By Rajat Bhargava Posted April 7, 2016
There’s an emerging perception that Apple isn’t going to focus on their server platforms, and it’s causing organizations to think about migrating from Apple Open Directory. While the validity of the perception about Apple’s stance on its server software is unclear, the need to manage users on Apple Mac platforms remains certain. Apple’s Open Directory solution was created to be an on-prem directory service much like Microsoft’s Active Directory. Open Directory forked the LDAP software and has also integrated a number of other components, including Kerberos. The solution has often worked well for organizations that are exclusively, or at least predominantly, Mac based. As the IT network shifts to the cloud and a heterogeneous platform environment, the question becomes, how should an organization’s identity management infrastructure evolve?
IT Infrastructure Spreads Its Wings
One thing is certain: today’s modern IT infrastructure is more complex than ever. IT admins are smartly leveraging every type of resource they can to build IT solutions that help their users to increase productivity and security. Oftentimes, that starts with a BYOD (Bring Your Own Device) culture, and that usually means Macs and Linux machines. Very few organizations are building new data centers or investing in their existing ones. Infrastructure-as-a-Service providers, such as AWS and Google Compute Engine, are making the days of self-managed hardware and network gear a thing of the past. A web-based application probably exists for just about every function within a company. Those SaaS-based applications are the new norm for workers and IT. Some of those solutions, such as Google Apps and Microsoft Office 365, are at the heart of organizations. And, of course, organizations are moving to WiFi networks and mobile devices. So, how can an IT organization tie all of these various IT resources together?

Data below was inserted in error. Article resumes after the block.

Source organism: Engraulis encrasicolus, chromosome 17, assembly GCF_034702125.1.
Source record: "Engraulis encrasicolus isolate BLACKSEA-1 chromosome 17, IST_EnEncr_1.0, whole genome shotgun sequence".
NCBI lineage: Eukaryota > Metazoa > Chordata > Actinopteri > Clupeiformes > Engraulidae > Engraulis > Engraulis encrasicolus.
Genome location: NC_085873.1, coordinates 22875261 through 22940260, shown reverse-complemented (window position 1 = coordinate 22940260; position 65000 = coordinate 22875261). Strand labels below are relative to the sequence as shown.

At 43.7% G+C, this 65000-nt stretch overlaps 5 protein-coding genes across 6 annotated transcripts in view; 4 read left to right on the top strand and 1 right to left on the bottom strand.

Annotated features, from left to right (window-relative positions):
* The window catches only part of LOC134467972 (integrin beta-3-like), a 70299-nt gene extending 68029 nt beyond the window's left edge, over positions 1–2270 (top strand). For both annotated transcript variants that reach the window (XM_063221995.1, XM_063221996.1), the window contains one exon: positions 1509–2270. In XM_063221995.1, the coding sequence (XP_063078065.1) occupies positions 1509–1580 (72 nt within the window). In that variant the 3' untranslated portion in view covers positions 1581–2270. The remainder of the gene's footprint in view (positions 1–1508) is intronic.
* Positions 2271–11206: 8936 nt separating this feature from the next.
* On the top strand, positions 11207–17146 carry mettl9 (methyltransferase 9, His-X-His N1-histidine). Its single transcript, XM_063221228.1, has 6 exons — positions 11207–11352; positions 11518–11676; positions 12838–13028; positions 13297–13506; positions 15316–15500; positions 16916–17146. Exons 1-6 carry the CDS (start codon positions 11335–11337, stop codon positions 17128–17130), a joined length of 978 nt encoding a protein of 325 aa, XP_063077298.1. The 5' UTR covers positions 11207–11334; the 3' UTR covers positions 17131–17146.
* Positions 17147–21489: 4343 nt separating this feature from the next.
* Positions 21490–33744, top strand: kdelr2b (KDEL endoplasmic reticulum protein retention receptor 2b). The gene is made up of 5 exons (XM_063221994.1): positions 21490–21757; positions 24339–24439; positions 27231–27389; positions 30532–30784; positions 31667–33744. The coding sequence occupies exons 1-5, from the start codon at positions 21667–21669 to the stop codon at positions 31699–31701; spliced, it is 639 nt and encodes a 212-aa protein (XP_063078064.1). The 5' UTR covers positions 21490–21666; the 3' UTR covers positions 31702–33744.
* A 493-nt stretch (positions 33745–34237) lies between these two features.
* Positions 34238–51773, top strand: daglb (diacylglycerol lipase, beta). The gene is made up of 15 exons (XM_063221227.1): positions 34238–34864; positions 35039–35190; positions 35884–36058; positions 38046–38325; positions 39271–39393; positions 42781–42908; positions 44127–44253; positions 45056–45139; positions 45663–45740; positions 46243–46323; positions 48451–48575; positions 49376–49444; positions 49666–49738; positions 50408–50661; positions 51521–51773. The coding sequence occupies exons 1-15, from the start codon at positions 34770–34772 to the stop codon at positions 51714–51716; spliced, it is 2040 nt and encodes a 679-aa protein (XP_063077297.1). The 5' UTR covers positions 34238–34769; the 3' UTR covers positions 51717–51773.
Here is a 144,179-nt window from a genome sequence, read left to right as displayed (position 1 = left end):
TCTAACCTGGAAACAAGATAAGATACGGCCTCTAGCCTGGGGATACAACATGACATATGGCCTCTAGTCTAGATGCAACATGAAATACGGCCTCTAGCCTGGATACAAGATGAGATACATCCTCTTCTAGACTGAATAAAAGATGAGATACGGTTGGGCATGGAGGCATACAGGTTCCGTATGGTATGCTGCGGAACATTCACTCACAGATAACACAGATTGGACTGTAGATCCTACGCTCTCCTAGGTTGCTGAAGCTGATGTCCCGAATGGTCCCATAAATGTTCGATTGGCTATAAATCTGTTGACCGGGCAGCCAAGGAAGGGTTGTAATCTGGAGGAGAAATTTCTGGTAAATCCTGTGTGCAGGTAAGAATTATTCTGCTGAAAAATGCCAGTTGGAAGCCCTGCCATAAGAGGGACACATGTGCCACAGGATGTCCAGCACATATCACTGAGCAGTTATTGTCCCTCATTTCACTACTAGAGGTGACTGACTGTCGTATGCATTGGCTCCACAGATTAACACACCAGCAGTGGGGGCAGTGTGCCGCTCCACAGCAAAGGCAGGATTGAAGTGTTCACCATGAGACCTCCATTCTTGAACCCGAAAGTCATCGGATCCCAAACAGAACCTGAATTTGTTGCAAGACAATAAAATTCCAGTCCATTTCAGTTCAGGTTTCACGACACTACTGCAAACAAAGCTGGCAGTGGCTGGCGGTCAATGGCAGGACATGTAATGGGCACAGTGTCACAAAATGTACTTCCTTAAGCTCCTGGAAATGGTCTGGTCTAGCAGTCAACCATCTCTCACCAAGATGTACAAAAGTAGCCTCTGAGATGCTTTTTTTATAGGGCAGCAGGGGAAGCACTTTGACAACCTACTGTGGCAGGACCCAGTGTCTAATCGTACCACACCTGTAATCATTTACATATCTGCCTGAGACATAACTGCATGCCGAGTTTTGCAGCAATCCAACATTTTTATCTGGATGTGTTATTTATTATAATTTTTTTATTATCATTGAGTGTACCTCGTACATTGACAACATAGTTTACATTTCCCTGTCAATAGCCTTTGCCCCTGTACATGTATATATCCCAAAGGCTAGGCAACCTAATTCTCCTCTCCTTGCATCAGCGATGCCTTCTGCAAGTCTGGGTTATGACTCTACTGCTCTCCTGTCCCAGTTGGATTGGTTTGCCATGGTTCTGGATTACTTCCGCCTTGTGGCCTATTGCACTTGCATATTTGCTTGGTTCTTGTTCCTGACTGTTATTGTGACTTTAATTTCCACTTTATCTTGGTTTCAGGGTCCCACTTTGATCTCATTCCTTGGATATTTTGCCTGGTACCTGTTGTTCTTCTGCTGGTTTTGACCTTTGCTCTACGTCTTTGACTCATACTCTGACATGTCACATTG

Birds of a Different Feather: Bringing IT Resources Together
Legacy solutions, such as Active Directory, OpenLDAP, and Open Directory, were not created with this type of complex infrastructure in mind. As a result, IT organizations are shifting their attention to cloud directory services platforms such as Directory-as-a-Service®. The concept is to provide a SaaS-based directory service that connects users to all of their IT resources. Those IT resources include their Mac, Windows, and Linux devices as well as their web and on-prem applications. What are the main differences between the legacy directories and these modern solutions? Well, modern solutions tend to be multi-protocol, location agnostic, highly secure, and cross-platform. Of course, their hosted nature also relieves the burden of implementing and managing a directory service.
Migrating from Apple Open Directory with DaaS
If you are thinking about migrating away from Apple Open Directory but still want your Macs to be tightly controlled, take a look at Directory-as-a-Service. It treats all of the platforms as first-class citizens. We’d be happy to show you a demo of how the platform works, or try it yourself and see. Your first 10 users are free forever.